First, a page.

Jewish World Review Oct. 11, 2002 / 5 Mar-Cheshvan, 5763
John H. Fund
The kill-everything senate
In 1948, nearly everyone thought Harry
Truman was going to lose the presidency.
The New York Times called Thomas
Dewey's election "a foregone conclusion."
Truman didn't listen. He embarked on a
whistle-stop tour of the country, deploring
the Republican "do-nothing Congress." His
persistence paid off. Voters not only gave
him a second term but handed Democrats
control of Congress. President Bush would
be wise to take a page out of Truman's
political playbook and start campaigning
against Senate Majority Leader Tom
Daschle's "kill-everything Senate." Mr.
Daschle and a few of his chairmen are
practicing monkey-wrench legislating to
satisfy the liberal groups they need to gin
up the fall election in hopes of keeping (or
increasing) their one-vote Senate majority.
Policy is always tied up in politics, but the
extremes of Daschle obstructionism are
hurting the country.
Take the Department of Homeland Security
that President Bush has proposed to
consolidate the government's antiterrorism
activities. Senate Democrats have held up
approval because public-sector employee
unions don't like giving the president flexibility to manage the new department's work
force. Last week, Sen. John Breaux, a Louisiana Democrat, was in a meeting that was on
the verge of reaching a compromise with Senate Minority Leader Trent Lott, when the
phone rang. It was Mr. Daschle's office on the line saying the proposed deal was
Similar interference prevented Democratic senators Chuck Schumer and Chris Dodd from
going forward with a compromise they'd worked out to provide businesses with
antiterrorism insurance in a post-Sept. 11 climate that has made it almost impossible for
that market to function. Trial lawyers oppose the bill.
The Daschle-run Senate is primarily responsible for this being the first year since 1974
that Congress will not have passed a budget. It's likely that only one of the 13 annual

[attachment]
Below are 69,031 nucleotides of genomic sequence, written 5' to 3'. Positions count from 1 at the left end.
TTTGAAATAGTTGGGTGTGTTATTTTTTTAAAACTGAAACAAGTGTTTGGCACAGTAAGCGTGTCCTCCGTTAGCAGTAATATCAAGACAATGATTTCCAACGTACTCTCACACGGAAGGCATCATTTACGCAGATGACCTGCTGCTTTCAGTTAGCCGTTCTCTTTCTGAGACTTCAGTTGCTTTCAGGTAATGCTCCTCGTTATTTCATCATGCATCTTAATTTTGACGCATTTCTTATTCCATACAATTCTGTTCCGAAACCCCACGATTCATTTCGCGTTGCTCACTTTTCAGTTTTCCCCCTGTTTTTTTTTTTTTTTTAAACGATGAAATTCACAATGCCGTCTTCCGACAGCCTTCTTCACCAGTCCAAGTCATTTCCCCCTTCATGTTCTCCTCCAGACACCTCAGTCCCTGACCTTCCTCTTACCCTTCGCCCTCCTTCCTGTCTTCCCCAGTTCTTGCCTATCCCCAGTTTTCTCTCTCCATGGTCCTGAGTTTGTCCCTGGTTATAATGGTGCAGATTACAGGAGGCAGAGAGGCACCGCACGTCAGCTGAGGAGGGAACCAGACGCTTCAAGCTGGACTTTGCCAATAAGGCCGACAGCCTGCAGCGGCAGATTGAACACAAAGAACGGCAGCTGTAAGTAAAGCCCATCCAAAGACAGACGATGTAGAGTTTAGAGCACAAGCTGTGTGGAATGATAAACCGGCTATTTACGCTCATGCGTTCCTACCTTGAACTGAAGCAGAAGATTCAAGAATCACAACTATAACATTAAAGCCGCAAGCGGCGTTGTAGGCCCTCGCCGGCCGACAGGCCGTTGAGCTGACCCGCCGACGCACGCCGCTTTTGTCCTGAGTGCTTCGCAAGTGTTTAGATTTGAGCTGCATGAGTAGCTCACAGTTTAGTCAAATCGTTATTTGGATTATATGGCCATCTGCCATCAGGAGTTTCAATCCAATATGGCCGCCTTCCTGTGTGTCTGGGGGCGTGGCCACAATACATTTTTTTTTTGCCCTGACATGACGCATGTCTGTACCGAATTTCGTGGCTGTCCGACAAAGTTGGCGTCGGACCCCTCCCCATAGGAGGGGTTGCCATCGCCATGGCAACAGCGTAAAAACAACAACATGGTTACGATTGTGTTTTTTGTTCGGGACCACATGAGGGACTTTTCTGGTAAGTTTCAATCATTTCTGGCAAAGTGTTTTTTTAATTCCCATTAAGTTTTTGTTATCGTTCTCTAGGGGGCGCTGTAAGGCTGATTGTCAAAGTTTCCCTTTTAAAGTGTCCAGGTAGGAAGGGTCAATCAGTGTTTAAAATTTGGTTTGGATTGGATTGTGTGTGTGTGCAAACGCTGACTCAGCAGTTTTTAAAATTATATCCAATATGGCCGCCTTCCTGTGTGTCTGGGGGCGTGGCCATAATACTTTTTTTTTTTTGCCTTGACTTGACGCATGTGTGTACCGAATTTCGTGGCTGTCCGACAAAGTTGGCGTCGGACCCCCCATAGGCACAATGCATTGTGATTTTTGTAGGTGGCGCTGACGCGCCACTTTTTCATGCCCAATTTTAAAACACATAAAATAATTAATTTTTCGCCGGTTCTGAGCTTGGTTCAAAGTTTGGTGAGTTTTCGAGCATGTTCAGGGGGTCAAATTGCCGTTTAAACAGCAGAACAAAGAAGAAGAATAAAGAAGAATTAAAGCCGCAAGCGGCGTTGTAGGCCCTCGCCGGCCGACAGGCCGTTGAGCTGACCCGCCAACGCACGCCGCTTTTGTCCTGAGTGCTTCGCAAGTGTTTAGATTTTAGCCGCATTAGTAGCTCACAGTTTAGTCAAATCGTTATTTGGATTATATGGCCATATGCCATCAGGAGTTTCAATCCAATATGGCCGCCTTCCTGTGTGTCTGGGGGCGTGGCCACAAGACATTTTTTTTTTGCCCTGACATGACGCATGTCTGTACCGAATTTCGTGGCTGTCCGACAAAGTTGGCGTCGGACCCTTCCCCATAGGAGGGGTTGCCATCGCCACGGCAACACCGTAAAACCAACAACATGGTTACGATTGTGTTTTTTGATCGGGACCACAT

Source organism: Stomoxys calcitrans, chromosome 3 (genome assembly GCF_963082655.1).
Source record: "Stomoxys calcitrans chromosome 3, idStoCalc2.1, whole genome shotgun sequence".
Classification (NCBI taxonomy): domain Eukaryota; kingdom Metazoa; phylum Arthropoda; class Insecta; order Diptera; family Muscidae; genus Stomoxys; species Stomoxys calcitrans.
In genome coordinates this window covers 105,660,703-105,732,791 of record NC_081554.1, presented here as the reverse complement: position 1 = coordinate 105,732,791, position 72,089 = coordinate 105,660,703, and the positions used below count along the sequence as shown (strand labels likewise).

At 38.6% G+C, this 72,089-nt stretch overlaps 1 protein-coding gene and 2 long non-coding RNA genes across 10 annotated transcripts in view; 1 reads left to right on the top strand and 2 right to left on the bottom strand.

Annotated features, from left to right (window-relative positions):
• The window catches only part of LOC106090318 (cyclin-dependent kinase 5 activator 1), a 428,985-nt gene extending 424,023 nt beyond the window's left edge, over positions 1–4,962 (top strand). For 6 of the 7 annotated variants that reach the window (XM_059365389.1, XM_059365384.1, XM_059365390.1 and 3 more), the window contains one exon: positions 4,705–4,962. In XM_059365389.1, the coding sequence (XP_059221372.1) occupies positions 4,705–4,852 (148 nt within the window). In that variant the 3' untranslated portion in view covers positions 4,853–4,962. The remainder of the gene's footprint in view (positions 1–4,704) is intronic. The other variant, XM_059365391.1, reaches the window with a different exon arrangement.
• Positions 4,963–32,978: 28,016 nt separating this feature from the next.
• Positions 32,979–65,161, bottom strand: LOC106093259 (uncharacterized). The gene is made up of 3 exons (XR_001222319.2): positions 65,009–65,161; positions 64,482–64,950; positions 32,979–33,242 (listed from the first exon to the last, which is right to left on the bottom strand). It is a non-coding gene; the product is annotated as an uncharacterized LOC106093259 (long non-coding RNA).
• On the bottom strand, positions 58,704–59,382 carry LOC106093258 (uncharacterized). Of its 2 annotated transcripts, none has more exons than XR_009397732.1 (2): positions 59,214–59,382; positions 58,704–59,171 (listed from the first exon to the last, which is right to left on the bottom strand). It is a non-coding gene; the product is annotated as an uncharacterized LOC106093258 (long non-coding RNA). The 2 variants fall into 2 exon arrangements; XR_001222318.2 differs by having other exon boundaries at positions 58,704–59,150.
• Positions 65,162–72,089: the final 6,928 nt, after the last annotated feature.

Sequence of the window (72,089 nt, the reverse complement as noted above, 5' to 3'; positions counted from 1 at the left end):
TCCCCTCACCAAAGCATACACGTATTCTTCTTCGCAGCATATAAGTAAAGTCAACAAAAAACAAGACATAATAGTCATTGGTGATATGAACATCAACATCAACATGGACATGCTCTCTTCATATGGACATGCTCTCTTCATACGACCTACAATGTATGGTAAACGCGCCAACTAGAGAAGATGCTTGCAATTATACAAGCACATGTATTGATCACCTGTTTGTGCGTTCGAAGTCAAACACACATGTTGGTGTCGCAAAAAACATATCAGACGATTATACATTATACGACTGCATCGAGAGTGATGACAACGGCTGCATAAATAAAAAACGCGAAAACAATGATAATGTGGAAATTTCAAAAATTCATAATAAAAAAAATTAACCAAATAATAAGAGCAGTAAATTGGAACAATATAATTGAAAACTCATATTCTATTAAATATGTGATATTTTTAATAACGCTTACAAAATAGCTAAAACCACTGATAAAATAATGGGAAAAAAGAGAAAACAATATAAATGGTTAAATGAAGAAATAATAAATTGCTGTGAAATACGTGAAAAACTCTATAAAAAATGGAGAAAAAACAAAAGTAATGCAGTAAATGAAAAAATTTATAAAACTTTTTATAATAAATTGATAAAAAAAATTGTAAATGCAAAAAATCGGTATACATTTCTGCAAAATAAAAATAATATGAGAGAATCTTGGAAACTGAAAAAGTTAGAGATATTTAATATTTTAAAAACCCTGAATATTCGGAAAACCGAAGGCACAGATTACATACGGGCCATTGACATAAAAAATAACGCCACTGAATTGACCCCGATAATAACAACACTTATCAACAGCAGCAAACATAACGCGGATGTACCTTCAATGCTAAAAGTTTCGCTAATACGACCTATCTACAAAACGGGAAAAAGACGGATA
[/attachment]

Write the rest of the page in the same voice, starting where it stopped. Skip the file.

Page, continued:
appropriation bills, the one for defense, will have passed before Congress adjourns next
week to go home and campaign. That will force Congress to pass continuing resolutions
to fund government departments at last year's levels--a tactic that budget expert Stan
Collender says will misallocate billions of dollars and play havoc with agency planning.
Similar obstructionism is at work across the entire Senate agenda. There is no sign that
reauthorization of the 1996 welfare-reform bill, generally considered an outstanding
success, will pass. The energy bill has been so weighted down with subsidies as to be
useless to energy production. Senate Democrats are blocking a House bill that would
allow firms that manage 401(k) and other pension funds to offer participants advice on
how to invest.
But it's on judges that the monkey-wrench Senate attitude is most obvious. Nearly 40 of
President Bush's nominees to the bench haven't gotten a hearing, including several who
were nominated 17 months ago. Democrats would rather have the vacancies, even
though the Judicial Conference of the United States has declared many of them "judicial
emergencies." This week, Senate Judiciary Committee chairman Pat Leahy went back on
his commitment to the retiring Sen. Strom Thurmond that he would bring up the
nomination of a former Thurmond aide nominated to a federal circuit court.
Last month, the Leahy committee voted not to send to the Senate floor the nomination
of Priscilla Owen to a federal appeals court precisely because she would have won
confirmation by the full Senate. Ms. Owen, a Texas Supreme Court justice, was "borked"
by feminist and trial lawyer groups. "We will confirm qualified judges. Don't send us
unqualified judges," Mr. Daschle had warned. Never mind that Justice Owen had a "highly
qualified" rating by the distinctly nonconservative American Bar Association.
But the actual facts count for little in a Senate run according to Mr. Daschle. Qualified
judges aren't, because he says so. Antiterrorism insurance and a Department of
Homeland Security languish. This is political calculation and selfishness run amok.
If President Bush wants to be able to carry out any sort of agenda in the last two years
of his term, he will have to overcome Mr. Daschle's obstructionism. If he says nothing
about it and the Democrats keep their majority next month, the blame will fall to the
president for the Senate's legislative failures. As Harry Truman well understood the buck
stops in the Oval Office.
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©2001, John H. Fund